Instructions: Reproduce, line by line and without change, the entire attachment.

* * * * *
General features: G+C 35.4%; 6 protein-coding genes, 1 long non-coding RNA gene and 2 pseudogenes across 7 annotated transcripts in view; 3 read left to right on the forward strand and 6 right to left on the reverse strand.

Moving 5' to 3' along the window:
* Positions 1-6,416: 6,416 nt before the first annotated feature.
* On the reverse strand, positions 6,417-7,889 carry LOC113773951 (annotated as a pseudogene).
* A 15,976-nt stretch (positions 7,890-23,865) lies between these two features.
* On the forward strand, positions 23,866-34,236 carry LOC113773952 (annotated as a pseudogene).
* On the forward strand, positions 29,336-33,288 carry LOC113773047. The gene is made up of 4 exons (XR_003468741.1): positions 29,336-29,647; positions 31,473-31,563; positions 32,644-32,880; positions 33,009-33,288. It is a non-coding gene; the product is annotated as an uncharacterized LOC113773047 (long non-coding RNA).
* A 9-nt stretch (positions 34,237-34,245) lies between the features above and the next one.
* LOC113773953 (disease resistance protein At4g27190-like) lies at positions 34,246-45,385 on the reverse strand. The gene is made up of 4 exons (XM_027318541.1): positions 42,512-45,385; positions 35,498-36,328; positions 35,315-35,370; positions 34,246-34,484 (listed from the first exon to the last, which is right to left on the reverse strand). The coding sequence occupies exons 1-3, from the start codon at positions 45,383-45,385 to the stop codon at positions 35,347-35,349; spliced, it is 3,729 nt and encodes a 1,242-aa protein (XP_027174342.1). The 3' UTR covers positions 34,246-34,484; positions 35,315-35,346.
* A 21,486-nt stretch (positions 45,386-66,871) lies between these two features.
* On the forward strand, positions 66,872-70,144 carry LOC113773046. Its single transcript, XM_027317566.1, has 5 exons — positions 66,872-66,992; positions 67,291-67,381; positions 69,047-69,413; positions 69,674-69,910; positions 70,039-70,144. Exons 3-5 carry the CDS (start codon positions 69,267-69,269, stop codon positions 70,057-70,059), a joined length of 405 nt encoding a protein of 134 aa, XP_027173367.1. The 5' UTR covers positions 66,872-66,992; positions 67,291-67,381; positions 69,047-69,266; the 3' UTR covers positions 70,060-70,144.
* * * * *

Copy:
General features: G+C 35.4%; 6 protein-coding genes, 1 long non-coding RNA gene and 2 pseudogenes across 7 annotated transcripts in view; 3 read left to right on the forward strand and 6 right to left on the reverse strand.

Moving 5' to 3' along the window:
* Positions 1-6,416: 6,416 nt before the first annotated feature.
* On the reverse strand, positions 6,417-7,889 carry LOC113773951 (annotated as a pseudogene).
* A 15,976-nt stretch (positions 7,890-23,865) lies between these two features.
* On the forward strand, positions 23,866-34,236 carry LOC113773952 (annotated as a pseudogene).
* On the forward strand, positions 29,336-33,288 carry LOC113773047. The gene is made up of 4 exons (XR_003468741.1): positions 29,336-29,647; positions 31,473-31,563; positions 32,644-32,880; positions 33,009-33,288. It is a non-coding gene; the product is annotated as an uncharacterized LOC113773047 (long non-coding RNA).
* A 9-nt stretch (positions 34,237-34,245) lies between the features above and the next one.
* LOC113773953 (disease resistance protein At4g27190-like) lies at positions 34,246-45,385 on the reverse strand. The gene is made up of 4 exons (XM_027318541.1): positions 42,512-45,385; positions 35,498-36,328; positions 35,315-35,370; positions 34,246-34,484 (listed from the first exon to the last, which is right to left on the reverse strand). The coding sequence occupies exons 1-3, from the start codon at positions 45,383-45,385 to the stop codon at positions 35,347-35,349; spliced, it is 3,729 nt and encodes a 1,242-aa protein (XP_027174342.1). The 3' UTR covers positions 34,246-34,484; positions 35,315-35,346.
* A 21,486-nt stretch (positions 45,386-66,871) lies between these two features.
* On the forward strand, positions 66,872-70,144 carry LOC113773046. Its single transcript, XM_027317566.1, has 5 exons — positions 66,872-66,992; positions 67,291-67,381; positions 69,047-69,413; positions 69,674-69,910; positions 70,039-70,144. Exons 3-5 carry the CDS (start codon positions 69,267-69,269, stop codon positions 70,057-70,059), a joined length of 405 nt encoding a protein of 134 aa, XP_027173367.1. The 5' UTR covers positions 66,872-66,992; positions 67,291-67,381; positions 69,047-69,266; the 3' UTR covers positions 70,060-70,144.